Thousands attend the annual Burrowing Owl Festival to have family fun, be up close with nature and celebrate the official bird of Cape Coral’s – the burrowing owl.
“In the birders’ world, Cape Coral is famous, and birding is huge, and one of the biggest pastimes in America – it’s amazing how many people bird,” said Charles Sobczak, a local naturalist and frequent guest speaker. “And Cape Coral has the largest population of burrowing owls in the eastern United States.”
The event is sponsored by the Cape Coral Friends of Wildlife and Cape Coral Parks & Recreation Department and will be held this year on Saturday, Feb. 25, from 10 a.m. to 4 p.m., at the Rotary Park Environmen-tal Center.
There will be a wide variety of wildlife-related displays and presentations available at the festival, including live birds and animals, guided birding tours, bus tours to active owl burrows and owl starter burrow demonstrations.
It will be many things owl, and more.
There will also be a student wildlife art contest, a silent auction, a butterfly house, a drum circle and more. In addition, there will be authors, wildlife artists and photographers and balloon art. On hand will be the Cape Coral Police Department K-9 unit and Cape Coral Fire Department, with the Lee County Sheriff’s Office offering fingerprinting for children.
Don’t forget the food and refreshments and live music.
The burrowing owl nesting season runs from mid-February to mid-July, said Susan Porreca, president of the Cape Coral Friends of Wildlife.
“We have our festival now and celebrate that. It’s a family event, with many fun things, and a chance to see the wildlife up close and personal.”
The Friends of Wildlife is an all-volunteer organization and Porreca said the Burrowing Owl Festival is the group’s only fund-raiser of the year.
“This is our 10th year and each year it gets better,” she said.
Monies raised will be used to fund equipment to maintain burrows, gas for volunteers, to purchase wood to make tea wood perches for the owls, and for the group’s donated butterfly house, to maintain it and replenish the plants needed there.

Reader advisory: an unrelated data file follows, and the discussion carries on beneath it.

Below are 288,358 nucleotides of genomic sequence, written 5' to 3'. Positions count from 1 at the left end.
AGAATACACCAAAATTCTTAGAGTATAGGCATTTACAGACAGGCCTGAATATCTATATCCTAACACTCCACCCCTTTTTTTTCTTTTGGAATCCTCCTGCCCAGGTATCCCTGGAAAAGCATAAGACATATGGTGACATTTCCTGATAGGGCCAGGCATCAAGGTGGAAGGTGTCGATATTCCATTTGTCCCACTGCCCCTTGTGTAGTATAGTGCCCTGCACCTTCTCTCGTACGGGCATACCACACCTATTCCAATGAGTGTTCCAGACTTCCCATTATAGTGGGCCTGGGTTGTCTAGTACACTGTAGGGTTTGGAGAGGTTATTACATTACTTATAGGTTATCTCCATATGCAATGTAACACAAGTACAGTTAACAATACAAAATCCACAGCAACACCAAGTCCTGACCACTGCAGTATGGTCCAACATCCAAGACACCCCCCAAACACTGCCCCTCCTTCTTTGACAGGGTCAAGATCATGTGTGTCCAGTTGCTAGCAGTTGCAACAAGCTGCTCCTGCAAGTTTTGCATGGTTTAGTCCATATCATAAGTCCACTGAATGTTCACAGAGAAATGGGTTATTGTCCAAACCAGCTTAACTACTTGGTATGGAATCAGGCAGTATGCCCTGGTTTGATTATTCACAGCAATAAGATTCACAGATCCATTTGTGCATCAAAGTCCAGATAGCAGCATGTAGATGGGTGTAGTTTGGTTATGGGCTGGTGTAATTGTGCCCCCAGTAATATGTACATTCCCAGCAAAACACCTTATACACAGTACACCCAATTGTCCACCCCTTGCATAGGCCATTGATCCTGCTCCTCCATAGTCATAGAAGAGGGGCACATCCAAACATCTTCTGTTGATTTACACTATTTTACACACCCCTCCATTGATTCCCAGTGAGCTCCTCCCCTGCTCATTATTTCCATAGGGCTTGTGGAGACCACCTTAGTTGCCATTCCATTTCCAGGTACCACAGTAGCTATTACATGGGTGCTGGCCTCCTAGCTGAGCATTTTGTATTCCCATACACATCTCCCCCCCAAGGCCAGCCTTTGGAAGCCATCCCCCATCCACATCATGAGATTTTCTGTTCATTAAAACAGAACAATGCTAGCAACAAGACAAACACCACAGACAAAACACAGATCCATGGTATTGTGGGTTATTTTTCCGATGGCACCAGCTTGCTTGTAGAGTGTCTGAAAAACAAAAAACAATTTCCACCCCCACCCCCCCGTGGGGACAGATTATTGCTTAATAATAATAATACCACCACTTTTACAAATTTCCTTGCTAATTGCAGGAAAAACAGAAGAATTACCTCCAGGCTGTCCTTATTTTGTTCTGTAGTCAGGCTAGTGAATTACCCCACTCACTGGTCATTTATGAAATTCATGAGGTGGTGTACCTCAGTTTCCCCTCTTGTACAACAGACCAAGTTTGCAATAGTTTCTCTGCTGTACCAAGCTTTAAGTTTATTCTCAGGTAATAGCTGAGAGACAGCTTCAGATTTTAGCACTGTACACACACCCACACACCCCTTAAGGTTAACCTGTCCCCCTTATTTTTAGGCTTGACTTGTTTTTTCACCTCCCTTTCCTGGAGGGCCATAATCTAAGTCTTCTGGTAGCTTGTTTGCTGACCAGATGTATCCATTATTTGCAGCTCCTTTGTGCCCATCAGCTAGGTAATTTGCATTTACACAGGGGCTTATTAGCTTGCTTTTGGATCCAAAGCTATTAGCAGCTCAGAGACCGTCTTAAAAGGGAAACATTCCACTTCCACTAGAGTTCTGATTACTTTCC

“We do a lot of educational work,” she said. “Our main purpose is to preserve and enhance the habitats of protected wildlife species, with specific attention to the burrowing owl. We also try to educate on Cape Coral’s other wildlife resources, including the gopher tortoise and purple martins.
“We’ve also raised funds to erect the butterfly house in Rotary Park, and a purple martin house. We’d like to build a bigger and better butterfly house. Also, in Sirenia Vista, we erected another purple martin gourd house.”
“Last year, my wife and I went to the event and we just loved it,” said naturalist Sobczak. “We gave a talk and I will do another this year at 1 p.m. The name of the talk is called ‘The Nature of Southwest Florida,’ and it really deals with all three of my non-fiction titles.”
A published author, he’s written three popular books – “Alligators, Sharks and Panthers,” “Living Sanibel” and “the Living Gulf Coast.” A local expert on wildlife, he is a regular contributor for the Sanibel-Captiva Islander, one of the Breeze newspapers.
“I think the booths that will be there are a great place to learn more about local wildlife destinations, and just to meet other regional naturalists and people who love nature. A neat thing about the festival itself is the focus on the burrowing owl. Most cities can’t brag that they have a large population of a rare bird.”
The cost is a $5 requested donation, with children under 16 free.
The Rotary Park Environmental Center is located at 5505 Rose Garden Road, Cape Coral. For information, call Cape Coral Friends of Wildlife at 980-2593 or Rotary Park at 549-4606.